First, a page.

"As for those who shall appear more signally zealour for the recovery of our just rights and the prosperity of their country, we shall take effectual care to reward them according to their respective degrees and merits. And we particularly promise, as aforesaid, our full, free, and general pardon to all officers, soldiers, and sailors, now engaged in the service of the usurper, whether of the sea or land, provided that upon the publication hereof, and before they engage in any fight or battle against our forces, they quit the said unjust and unwarrantable service, and return to their duty, in which case we shall pay them all the arrears that shall be at that time due to them from the usurper; we shall grant to the officers the same commissions they shall then bear, if not higher; and to all soldiers and sailors a gratification of a whole year's pay for their forwardness in promoting our service.

"We farther promose and declare, that the vassals of such as shall without regard to our present declaration, obstinately persist in their rebellion, and thereby forfeit all pretensions to our royal clemecy, shall be delivered from all servitude they were formerly bound to, and shall have grants and charters of their lands to be held immediately of the crown, provided they, upon the publication of this our royal declaration, declare openy for us, and join heartily in the cause of their country.

"And having this declared our gracious intentions to our loving subjects, we do hereby require and command them to be assisting to us n the recovery of our rights, and of their own liberties; and that all our subjects, from the age of sixteen to sixty, do, upon the setting up of our royal standard, immediately to it, or join themselves to such as shall first appear for us in their respective shires; and also to seize the horses and arms of all suspected persons, and all ammunition, forage, and whatever else may be necessary for the use of our forces.

"We also strictly command all receivers, collectors, or other persons who may be seized of any sum or sums of money levied in the name or for the use of the usurper, to retain such sum or sums of money in their own hands, till they can pay them to some person of distinction appearing publicly for us, and demanding the same for our use and service; whose receipt or receipts shall be a sufficient discharge for all such collectors, receivers, or other persons, their heirs, &c.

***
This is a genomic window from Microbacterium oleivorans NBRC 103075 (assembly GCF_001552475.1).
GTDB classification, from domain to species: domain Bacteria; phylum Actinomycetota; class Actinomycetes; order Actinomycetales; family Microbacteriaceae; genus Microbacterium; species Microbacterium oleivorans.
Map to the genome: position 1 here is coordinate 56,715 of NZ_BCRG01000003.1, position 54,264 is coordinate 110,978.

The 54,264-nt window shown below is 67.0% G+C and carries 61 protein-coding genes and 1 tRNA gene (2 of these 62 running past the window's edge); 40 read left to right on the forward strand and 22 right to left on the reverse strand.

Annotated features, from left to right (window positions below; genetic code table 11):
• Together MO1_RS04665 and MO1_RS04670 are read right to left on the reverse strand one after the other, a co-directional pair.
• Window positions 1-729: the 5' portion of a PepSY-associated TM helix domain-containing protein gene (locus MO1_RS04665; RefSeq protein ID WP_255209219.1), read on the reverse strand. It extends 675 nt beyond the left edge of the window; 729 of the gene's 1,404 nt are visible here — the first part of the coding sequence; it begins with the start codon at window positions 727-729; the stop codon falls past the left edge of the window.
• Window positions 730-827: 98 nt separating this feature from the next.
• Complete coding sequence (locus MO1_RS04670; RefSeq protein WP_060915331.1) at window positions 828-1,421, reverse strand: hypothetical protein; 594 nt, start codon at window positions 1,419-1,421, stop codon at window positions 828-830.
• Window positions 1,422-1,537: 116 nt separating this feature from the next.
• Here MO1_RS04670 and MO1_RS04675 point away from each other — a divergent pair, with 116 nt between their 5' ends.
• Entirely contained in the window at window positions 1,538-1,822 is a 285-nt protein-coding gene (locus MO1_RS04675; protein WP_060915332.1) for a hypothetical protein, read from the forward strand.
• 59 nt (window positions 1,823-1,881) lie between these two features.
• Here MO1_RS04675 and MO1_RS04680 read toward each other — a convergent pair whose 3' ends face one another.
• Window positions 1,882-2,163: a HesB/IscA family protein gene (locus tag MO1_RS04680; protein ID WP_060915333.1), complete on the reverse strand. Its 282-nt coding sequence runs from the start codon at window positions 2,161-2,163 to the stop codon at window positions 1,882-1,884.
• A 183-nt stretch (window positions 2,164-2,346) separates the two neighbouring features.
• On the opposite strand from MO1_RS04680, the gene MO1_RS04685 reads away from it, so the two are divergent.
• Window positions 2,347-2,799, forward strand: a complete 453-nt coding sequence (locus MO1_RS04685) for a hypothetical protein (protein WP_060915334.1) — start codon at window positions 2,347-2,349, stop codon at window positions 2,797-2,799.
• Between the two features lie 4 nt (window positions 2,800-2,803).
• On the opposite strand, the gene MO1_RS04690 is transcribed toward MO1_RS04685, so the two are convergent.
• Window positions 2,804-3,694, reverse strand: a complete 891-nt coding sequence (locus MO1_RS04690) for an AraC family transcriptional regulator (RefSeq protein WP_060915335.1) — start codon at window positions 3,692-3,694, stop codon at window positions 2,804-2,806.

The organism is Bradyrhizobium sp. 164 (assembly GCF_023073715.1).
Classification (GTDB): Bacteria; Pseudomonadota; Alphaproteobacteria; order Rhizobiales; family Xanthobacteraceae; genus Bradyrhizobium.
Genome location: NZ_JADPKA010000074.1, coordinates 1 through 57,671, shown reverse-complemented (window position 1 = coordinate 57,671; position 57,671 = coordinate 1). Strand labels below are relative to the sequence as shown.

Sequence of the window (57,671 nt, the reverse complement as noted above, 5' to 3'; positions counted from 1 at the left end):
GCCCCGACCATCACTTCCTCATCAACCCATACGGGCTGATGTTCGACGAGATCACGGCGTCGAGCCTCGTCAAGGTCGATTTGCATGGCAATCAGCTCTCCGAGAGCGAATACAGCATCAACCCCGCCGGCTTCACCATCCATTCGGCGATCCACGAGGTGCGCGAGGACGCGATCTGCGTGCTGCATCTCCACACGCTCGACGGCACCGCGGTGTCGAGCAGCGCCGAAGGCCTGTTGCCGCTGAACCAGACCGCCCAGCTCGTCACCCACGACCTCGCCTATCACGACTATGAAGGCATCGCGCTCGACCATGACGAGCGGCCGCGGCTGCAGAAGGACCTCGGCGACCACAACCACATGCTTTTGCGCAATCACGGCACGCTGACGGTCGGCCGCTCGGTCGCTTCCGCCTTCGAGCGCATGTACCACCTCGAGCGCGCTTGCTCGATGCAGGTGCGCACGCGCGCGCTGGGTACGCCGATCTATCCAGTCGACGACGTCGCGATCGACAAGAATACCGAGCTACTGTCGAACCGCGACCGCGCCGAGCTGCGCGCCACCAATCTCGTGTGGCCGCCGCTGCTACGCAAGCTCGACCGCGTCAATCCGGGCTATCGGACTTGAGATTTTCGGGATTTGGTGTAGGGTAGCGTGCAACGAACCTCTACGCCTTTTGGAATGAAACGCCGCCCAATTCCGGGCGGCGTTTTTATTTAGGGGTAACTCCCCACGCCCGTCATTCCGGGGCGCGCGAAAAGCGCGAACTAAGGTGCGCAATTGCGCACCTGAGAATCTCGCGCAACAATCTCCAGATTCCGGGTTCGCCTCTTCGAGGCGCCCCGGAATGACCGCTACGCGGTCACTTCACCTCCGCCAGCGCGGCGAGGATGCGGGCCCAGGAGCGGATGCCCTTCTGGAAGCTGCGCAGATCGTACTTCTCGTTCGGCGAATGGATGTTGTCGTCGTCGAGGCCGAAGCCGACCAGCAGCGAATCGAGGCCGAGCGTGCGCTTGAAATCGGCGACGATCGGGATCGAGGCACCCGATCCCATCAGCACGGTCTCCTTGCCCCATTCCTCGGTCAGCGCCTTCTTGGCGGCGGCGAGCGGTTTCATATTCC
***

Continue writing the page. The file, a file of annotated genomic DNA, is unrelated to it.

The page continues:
"Lastly, we do hereby require all sheriffs of shires, stewards of stewarties, and their respective deputies, magistrates or royal boroughs, and bailies of regalities, and all others to whom it may belong, to publish this our declaration, at the market crosses or their respective towns and boroughs, and there to proclaim as under the penalty of being proceeded against according to law, for their neglect of so necessary and important a duty.

After this manifesto had been read, the Marquis of Tullibardine returned to the prince's quarters with the standard under an escort of 50 Camerons. In about an hour after the conclusion of this ceremony, Macdonald of Keppoch joined the prince with 300 of his men; and in the evening some gentlemen of the name of Macleod, displeased with the conduct of their chief, arrived at Glenfinnan, proffered their services to the prince, and offered to return to Skye, and raise all the men they could in support of his cause. On arriving at Glenfinnan, Macdonald of Tierndriech presented the prince with an excellent horse which he had taken from Captain Scott. The animated appearance of the glen, which now resounded with the martial strains of the pibroch, contrasted strongly with the solitery gloom which prevailed when the prince entered it. Instead of a small party which joined him in the morning, Charles found himself within a few hours at the head of a body of about 1,200 brave and resolute men, warmly attached to his person and cause, at least those of them who were chiefs, and ready and willing to hazard their lives in his service. Charles was exceedingly delighted at the appearance of his little army, and it has been observed that at no other time did he look more cheerful or display a greater buoyancy of spirits.